Why punish prostitutes and not customers and pimps?

Jean Enriquez

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'When hip writers talk about prostitution, even pornography, as simply work or as free expression of sexuality, they miss the reality of patriarchy'

When I was a college student at the University of the Philippines, I was quite smug about my position on prostitution. I thought that the most progressive stand to take was to legalize the sex industry – to allow the women to do what they want to. I felt hipper when men around me had the same position.

I felt embarrassed about this standpoint when I came face-to-face with the women in prostitution. I was surprised to see the women who stripped on stage to be glassy-eyed. I thought they would be exuberant, enthusiastic in performing. My male companions (who came with us for security reasons) told me that the women had blank eyes because they used drugs. The women confirmed this with me later, that they “needed” the drugs.
Needless to say, they are poor. In Monumento, after sitting down with me for a while, a woman started talking about having been abused by her father, which drove her to leave the province for the city. Her story was not isolated. No, they did not dream to be in prostitution as girls. They had no option.

When I went to Cubao in later years, I found out that the majority of those whom a survivors’ group helped also escaped childhood sexual abuse.  


Myra, one of the women in Cubao, was raped by her uncle when she was 5 years old. At 7, her father also started abusing her sexually until she got pregnant at the age of 14. She ran away, worked in a home as domestic worker, then in a canteen as a dishwasher, where she was recruited to “work” in a bar. At 14, with two other teenagers, Myra was raped by the bar owner and told that, from then on, they would be serving customers. At 15, she was brought by a soldier to a brothel. She again got pregnant and was brought to Quezon City, where she escaped. She ended up in the streets of Cubao. She was sometimes brought by a pimp to climb ships in Batangas.

Lyn was 8 when she was raped by an adult male cousin. When she reached home, she was scolded by her mother for dirtying her clothes. She did not have anyone to get help from. She stopped studying even as a bright student. She drowned herself in alcohol and cigarettes and went out often with friends. Later, she left her hometown in Pangasinan and reached Monumento. There, a man offered her a home, but she was raped first. She went back to the streets and was offered money to go with customers. Penniless and having nowhere to go, she went with the pimp and was trapped in a brothel in Angeles. She later escaped to Monumento and then to Cubao, where she continued in prostitution.

The Coalition Against Trafficking in Women-Asia Pacific (CATW-AP), a feminist organization fighting modern-day slavery, started a shelter in Quezon City in 2006. Ninety percent (90%) of the women and girls who came were abused as children, by men known to them – father, uncle, cousin, neighbor. As society blames rape victims rather than the male perpetrators, the women and girls internalize the guilt. They consider themselves stained as society did.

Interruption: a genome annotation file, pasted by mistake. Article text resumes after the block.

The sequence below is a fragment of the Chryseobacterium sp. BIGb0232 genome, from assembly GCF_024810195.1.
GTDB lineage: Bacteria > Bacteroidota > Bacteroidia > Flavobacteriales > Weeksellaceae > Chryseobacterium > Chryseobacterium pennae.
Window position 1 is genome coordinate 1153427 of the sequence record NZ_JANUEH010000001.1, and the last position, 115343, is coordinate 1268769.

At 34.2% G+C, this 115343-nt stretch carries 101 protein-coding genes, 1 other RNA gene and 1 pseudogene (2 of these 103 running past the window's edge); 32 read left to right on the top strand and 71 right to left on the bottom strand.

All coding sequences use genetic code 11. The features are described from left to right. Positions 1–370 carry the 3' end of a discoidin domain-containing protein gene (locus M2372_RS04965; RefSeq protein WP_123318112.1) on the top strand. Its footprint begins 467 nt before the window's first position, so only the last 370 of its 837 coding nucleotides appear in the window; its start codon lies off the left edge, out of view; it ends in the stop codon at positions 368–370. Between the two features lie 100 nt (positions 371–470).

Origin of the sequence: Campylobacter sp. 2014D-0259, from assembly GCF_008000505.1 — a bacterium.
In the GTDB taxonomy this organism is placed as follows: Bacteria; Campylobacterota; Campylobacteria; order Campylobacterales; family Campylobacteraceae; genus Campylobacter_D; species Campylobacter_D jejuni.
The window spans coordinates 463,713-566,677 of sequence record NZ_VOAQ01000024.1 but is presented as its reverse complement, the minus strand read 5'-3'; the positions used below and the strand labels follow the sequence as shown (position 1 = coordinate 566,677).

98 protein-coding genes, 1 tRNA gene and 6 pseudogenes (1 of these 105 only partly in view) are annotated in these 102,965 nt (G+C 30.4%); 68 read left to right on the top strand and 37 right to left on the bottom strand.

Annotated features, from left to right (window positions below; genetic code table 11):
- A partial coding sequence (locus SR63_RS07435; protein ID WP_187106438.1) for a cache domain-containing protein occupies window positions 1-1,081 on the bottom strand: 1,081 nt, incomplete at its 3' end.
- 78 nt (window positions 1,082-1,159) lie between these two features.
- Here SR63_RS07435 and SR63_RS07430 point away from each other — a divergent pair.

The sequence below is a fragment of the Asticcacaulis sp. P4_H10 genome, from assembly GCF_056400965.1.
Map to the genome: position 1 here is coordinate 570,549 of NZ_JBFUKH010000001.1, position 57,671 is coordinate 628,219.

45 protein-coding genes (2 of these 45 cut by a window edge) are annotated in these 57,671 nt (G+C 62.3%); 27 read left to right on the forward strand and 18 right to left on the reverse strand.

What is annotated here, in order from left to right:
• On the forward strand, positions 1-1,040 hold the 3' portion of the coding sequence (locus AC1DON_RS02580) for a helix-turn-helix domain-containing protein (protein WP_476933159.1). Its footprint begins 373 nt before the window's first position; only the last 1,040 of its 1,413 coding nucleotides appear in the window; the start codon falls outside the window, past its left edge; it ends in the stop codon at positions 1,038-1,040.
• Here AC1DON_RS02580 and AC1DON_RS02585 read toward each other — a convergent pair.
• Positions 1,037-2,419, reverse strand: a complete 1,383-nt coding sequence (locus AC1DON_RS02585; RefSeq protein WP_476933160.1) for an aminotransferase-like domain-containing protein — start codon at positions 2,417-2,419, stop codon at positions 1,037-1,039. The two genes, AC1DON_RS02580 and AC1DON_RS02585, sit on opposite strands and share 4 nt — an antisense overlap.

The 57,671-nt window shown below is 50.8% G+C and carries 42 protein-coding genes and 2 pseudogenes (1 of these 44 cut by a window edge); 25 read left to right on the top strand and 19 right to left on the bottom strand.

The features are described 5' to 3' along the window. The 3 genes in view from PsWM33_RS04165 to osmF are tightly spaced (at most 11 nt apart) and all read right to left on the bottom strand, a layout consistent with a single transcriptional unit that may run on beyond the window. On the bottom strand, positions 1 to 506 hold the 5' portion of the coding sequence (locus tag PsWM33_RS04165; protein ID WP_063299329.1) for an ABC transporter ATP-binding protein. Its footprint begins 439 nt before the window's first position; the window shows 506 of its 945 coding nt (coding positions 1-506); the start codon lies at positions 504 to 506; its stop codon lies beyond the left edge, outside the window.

It was critical for me to understand that other than the impoverishment of women, another factor that pushes women and girls to prostitution is the internalized perception that women lose their integrity when they are abused. Along with the fact that they have no shelter, no support system, no food, the girls in the streets are left without choices but to go with the women who are already in prostitution or are pimped before them.

They learn subterfuges – how to get around what men want from them. This is what is misunderstood by others as power or agency, thus the misnomer “sex worker.” The spectators miss the “herstorical” context of prostitution and the power relations between the women on the one hand, and the customer and pimps on the other.

Women are not the only actors in prostitution. As in rape and sexual harassment, the women are examined as if in a glass bowl, even punished. But the predators are ignored, invisible.

My exposure has gone beyond Cubao and Caloocan. I have seen the different faces of the women in prostitution (not different from you and me), in the rest of the Philippines, in Asia and around the world. I have also seen the customers. Almost 99% of them are men, are from all sorts of backgrounds and economic classes.   They ogle at the women on stage, dance with them after, grope them, ask them to sit with them while drinking, to laugh at their jokes, and bring them out of the bar. 

In Korea, as in Olongapo, the patrons are military men in search of a good time. Or professionals choosing from women in glass-enclosed cages. In Thailand, they are sex tourists from all over. But also local men. According to the book “Sex Slaves: The Trafficking of Women in Asia” (2000, Virago UK), 75% of Thai men are prostitution buyers. In Vietnam and Cambodia, 70% of those caught in brothels are reported to be state officials (Brown, 2000).